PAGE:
If people are the common denominator in achieving organisational success and retaining them is the difference between relative success or failure, then operators must continually explore elements of the people puzzle that ‘they’ can control, influence and change, argues Fourth’s Karina Coen
The American business executive and commentator Jack Welch said, in 2014, that “if the rate of change on the outside exceeds the rate of change on the inside then the end is near”. A few years on, the statement feels more relevant than ever, especially if you’re working inside a hospitality group.
As we all know, the key battlefield for operators is people – getting them, keeping them, making sure that they offer return on investment, and that we also afford them return on their investment. It appears businesses in this sector that are moving from a profit-is-king mentality to people-driven businesses are winning. But, what does it mean to have a business where people really are at the centre of everything?
Importance of good culture
Businesses often talk about the need to protect good culture or drive cultural change. Retaining good culture, particularly as businesses grow, requires a persistence and a dogged determination from leaders to not compromise on the way they promised to operate. Culture goes a long way to determining people’s behaviour and whether they stay the course.
As an industry, perhaps we need to challenge some accepted norms on why retention is low. We need to address a perception that hospitality teams are fickle and transient, and drive accountability within our organisations at a senior level for churn, or rather, for retention.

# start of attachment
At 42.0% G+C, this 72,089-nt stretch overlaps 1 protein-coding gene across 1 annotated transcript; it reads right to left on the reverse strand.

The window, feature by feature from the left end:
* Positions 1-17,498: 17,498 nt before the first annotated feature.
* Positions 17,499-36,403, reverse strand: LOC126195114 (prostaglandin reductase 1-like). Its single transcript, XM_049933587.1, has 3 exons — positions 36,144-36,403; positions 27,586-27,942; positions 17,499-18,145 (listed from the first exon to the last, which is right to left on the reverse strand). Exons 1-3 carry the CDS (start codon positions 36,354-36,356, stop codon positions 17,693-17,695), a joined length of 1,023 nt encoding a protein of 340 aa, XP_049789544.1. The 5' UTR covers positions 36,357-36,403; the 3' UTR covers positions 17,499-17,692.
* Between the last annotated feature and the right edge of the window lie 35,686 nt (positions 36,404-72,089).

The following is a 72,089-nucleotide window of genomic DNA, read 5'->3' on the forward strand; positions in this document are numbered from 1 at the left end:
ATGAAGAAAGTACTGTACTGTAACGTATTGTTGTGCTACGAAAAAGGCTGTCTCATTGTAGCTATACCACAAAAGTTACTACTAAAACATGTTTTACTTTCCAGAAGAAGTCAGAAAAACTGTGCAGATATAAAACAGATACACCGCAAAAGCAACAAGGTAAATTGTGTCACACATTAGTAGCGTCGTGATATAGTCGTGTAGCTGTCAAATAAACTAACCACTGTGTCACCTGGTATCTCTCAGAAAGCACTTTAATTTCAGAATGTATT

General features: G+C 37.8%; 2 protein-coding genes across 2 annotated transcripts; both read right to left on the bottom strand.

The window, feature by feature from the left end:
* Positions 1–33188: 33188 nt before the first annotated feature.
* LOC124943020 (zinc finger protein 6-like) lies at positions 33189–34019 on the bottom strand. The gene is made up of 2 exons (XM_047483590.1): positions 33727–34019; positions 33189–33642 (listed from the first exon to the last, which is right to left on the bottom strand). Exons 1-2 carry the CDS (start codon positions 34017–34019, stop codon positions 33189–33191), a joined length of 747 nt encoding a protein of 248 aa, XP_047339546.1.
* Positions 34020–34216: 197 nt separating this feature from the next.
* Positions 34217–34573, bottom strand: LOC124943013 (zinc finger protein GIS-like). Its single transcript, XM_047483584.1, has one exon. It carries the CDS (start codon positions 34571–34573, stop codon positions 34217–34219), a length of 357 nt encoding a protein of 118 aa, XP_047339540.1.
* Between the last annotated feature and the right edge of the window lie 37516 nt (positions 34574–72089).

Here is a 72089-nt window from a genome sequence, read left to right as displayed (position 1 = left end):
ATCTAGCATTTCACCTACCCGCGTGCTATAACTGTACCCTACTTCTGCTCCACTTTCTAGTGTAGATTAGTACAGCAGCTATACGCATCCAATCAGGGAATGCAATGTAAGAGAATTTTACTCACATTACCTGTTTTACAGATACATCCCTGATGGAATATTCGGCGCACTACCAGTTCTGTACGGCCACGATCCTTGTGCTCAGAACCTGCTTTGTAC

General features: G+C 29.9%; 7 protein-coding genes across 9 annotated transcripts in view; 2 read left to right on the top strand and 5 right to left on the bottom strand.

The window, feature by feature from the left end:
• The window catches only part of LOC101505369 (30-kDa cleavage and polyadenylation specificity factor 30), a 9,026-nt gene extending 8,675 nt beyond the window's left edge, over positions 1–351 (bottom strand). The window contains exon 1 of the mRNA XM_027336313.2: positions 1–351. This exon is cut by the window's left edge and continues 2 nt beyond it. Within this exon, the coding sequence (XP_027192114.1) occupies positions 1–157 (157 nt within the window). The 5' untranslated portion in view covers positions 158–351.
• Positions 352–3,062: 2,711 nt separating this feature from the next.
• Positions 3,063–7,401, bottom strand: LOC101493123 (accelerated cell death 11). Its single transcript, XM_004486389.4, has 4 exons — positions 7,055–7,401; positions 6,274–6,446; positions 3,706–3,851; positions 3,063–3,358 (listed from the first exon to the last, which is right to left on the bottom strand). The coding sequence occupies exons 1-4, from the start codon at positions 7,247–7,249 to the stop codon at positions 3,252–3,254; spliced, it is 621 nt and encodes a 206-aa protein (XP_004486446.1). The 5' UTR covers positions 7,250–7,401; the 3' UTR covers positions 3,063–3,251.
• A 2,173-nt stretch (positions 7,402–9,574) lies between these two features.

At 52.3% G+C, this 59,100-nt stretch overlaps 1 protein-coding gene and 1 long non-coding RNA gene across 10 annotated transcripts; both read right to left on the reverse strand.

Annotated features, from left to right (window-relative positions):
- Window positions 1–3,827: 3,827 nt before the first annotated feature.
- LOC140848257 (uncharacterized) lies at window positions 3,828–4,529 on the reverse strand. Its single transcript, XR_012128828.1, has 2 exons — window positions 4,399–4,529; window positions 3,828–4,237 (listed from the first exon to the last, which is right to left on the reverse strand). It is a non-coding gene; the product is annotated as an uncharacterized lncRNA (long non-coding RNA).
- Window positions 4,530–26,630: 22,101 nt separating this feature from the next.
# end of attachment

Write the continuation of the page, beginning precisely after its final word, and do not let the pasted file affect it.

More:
There are challenges. Brexit and continued uncertainty is a threat, while team members will move for more money (but that’s old news), and some of the workforce is transient.
However, a recent survey exploring what would make employees less likely to leave found more than half (56%) said greater control over working hours and shift patterns, allied to more stable income and guaranteed hours. A third said more transparency from employers regarding future shifts and scheduling. Of course, 60% said better pay and benefits, but these areas feel like big culture opportunities.
Focus on forecasting
For operators to stick with the commitments they make on schedules they must have a cast-iron forecast, yet many perceive their businesses to be wildly unpredictable and, therefore, forward forecasting (say, pulling together schedules two weeks out) impossible. While there is volatility in any business, the degree of forecast error is often overstated. Most well-run businesses have high degrees of predictability across the week. Certain day parts and days are extremely predictable; others can be less so but, in these day parts, the margin for error is often not huge and, therefore, manning impact or risk is low.